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People, Places, Things: My Human Landmarks

People, Places, Things: My Human Landmarks

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People, Places, Things: My Human Landmarks

4.5/5 (29 valoraciones)
37 páginas
49 minutos
Oct 27, 2021

Nota del editor

Unexpected personal essay…

Palahniuk knows how to tell a story in unexpected, fascinating ways, and this personal essay (a Scribd Original) from the “Fight Club” author doesn’t disappoint. Palahniuk shares the people, places, and things that shaped his writing growing up in the Pacific Northwest — from serial killers to secret gardens to Sears catalogs.


Nobody excavates the landscape of American darkness in cultural and personal terms the way Chuck Palahniuk does. Nobody captures the tiny moments that change our hearts forever with such stark, clear-eyed beauty. He takes us here, somehow gently, into that very darkness, which ripples beneath us, between us, and silently within us.

Clark Gregg, director and actor

The first rule of writing for the world-renowned author of Fight Club, Choke, and Snuff, Chuck Palahniuk, is to expect the unexpected. As Vanity Fair declared about him, “He makes nihilism fun.” In his bold new Scribd Original, Palahniuk takes a rare look at his own life, the source material for his bestselling, zeitgeist-changing, and searingly memorable dark fantasies.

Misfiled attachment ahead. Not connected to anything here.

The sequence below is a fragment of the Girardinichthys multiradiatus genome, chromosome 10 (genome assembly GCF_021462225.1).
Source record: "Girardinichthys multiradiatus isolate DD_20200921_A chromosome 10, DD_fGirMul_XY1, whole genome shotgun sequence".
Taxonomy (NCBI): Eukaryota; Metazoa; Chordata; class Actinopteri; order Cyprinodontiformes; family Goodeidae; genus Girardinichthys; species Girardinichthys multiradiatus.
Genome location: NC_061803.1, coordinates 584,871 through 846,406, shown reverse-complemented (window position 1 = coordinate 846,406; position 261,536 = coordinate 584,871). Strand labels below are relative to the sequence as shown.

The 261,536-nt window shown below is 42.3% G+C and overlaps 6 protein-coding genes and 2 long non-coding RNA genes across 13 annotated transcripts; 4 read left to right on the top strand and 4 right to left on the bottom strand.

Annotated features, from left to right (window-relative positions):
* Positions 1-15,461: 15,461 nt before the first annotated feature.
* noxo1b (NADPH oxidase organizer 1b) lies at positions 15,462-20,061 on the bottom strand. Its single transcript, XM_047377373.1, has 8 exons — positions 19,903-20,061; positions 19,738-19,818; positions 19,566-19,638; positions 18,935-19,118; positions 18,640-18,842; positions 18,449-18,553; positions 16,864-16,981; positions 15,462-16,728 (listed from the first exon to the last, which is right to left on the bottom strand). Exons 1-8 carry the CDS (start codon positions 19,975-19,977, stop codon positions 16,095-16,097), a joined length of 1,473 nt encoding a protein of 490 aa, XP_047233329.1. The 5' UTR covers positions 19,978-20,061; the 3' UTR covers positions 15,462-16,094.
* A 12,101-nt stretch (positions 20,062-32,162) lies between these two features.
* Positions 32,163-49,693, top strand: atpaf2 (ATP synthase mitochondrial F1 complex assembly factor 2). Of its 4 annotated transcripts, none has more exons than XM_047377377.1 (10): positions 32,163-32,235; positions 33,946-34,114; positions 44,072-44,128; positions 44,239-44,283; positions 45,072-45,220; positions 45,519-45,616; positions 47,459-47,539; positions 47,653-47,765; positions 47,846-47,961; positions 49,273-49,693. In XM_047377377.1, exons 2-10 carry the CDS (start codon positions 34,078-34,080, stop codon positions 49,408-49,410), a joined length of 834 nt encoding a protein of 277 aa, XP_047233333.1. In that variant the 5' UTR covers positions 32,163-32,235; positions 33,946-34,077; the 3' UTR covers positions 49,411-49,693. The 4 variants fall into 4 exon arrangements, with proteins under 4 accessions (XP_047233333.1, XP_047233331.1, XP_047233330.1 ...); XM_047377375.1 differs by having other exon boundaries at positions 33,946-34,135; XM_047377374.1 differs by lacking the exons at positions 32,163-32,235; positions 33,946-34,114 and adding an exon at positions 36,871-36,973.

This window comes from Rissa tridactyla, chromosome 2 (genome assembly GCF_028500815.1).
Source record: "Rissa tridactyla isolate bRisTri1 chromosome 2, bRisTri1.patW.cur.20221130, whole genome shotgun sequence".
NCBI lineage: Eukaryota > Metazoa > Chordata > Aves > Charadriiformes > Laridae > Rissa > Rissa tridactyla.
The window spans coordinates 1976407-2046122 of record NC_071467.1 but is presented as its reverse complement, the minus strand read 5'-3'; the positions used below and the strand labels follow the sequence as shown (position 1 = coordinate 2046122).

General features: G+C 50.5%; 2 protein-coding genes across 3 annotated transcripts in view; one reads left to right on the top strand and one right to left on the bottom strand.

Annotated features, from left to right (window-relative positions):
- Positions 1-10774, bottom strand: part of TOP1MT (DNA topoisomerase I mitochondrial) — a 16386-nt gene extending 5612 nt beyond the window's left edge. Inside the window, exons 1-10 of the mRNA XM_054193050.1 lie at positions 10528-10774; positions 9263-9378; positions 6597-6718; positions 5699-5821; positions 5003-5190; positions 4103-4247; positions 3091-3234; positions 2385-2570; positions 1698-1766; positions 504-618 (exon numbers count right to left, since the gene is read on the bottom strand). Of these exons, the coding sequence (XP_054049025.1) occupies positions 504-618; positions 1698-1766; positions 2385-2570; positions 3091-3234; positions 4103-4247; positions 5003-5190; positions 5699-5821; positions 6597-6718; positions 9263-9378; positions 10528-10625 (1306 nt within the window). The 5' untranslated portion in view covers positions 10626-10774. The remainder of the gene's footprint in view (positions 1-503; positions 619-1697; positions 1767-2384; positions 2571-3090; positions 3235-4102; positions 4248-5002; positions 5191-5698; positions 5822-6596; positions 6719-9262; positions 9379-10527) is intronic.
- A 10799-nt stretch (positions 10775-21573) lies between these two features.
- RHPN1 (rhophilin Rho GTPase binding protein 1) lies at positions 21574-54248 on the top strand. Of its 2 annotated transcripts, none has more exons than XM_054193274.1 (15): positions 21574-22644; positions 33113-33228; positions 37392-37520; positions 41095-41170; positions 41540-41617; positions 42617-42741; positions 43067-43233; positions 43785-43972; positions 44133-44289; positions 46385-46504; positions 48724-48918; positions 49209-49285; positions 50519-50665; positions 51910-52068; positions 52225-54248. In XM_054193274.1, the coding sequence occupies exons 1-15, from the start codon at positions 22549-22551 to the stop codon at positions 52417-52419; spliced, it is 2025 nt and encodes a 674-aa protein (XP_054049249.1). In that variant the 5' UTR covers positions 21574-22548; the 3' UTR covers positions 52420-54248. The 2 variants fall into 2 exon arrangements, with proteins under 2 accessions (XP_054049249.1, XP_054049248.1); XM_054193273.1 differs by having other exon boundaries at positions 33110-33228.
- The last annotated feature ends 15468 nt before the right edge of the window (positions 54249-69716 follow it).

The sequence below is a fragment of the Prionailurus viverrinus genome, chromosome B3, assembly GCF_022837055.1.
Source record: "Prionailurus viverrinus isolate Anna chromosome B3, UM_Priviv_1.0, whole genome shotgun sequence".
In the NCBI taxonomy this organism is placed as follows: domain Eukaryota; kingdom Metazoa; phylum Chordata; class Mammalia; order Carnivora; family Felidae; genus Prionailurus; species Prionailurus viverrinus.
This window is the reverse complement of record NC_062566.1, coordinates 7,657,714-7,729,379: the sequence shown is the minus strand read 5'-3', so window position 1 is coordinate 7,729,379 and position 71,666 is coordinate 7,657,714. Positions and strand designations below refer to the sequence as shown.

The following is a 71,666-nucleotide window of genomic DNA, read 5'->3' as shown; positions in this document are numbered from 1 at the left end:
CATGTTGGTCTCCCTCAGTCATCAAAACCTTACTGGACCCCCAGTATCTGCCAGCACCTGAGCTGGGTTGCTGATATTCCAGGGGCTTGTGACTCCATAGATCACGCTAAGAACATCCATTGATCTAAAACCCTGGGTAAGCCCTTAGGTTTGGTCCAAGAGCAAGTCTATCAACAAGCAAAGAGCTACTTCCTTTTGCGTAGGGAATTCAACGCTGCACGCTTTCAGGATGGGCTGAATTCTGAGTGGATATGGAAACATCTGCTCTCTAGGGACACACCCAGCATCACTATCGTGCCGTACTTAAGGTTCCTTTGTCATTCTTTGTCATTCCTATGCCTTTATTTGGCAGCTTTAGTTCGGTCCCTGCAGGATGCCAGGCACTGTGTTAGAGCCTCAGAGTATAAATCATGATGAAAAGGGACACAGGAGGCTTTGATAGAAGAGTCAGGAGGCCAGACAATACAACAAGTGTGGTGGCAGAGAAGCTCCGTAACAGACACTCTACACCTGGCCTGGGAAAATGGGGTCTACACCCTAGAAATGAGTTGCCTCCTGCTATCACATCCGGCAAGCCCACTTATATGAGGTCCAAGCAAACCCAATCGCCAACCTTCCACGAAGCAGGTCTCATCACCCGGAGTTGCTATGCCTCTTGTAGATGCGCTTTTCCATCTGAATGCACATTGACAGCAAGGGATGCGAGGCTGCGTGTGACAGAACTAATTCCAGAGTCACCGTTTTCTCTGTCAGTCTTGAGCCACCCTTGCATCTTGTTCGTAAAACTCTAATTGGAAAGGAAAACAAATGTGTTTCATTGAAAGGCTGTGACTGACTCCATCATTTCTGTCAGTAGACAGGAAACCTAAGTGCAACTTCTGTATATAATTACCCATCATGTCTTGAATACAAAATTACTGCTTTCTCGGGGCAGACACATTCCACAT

He not only shares the challenges he’s overcome and the nightmares he still lives with but also names the people, places, and things that have inspired him and made him the uncommon artist he is today. A devoted student and longtime teacher of writing, Palahniuk structures this very personal reflection as a lesson in how to tell a story and characteristically opts for a thrillingly atypical approach. He writes, “This landscape will unfold more like collage than any highway printed on a map. My point is: It’s not what’s inside your clothes, it’s how you take your clothes off.”

Via direct and indirect routes, the reader is toured from the smallest of small towns in which Palahniuk grew up—Burbank, Washington—to cities made famous by serial killers; from a weight room in a dank cinder-block bunker under the bleachers of the local high school, where young Palahniuk strengthened his body and mind, to a recurring dream that may not be a dream at all but a childhood memory that to this day makes crossing bridges sheer terror for him.